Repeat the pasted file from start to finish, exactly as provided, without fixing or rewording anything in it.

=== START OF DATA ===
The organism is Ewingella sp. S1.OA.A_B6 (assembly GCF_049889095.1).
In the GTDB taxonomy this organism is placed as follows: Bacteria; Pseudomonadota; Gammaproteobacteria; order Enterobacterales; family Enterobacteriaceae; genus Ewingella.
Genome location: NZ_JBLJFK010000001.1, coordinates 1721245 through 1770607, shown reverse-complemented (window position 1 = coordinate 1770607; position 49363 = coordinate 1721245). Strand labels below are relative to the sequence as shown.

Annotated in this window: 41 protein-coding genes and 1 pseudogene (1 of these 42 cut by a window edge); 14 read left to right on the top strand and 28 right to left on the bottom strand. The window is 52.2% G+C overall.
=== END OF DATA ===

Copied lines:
The organism is Ewingella sp. S1.OA.A_B6 (assembly GCF_049889095.1).
In the GTDB taxonomy this organism is placed as follows: Bacteria; Pseudomonadota; Gammaproteobacteria; order Enterobacterales; family Enterobacteriaceae; genus Ewingella.
Genome location: NZ_JBLJFK010000001.1, coordinates 1721245 through 1770607, shown reverse-complemented (window position 1 = coordinate 1770607; position 49363 = coordinate 1721245). Strand labels below are relative to the sequence as shown.

Annotated in this window: 41 protein-coding genes and 1 pseudogene (1 of these 42 cut by a window edge); 14 read left to right on the top strand and 28 right to left on the bottom strand. The window is 52.2% G+C overall.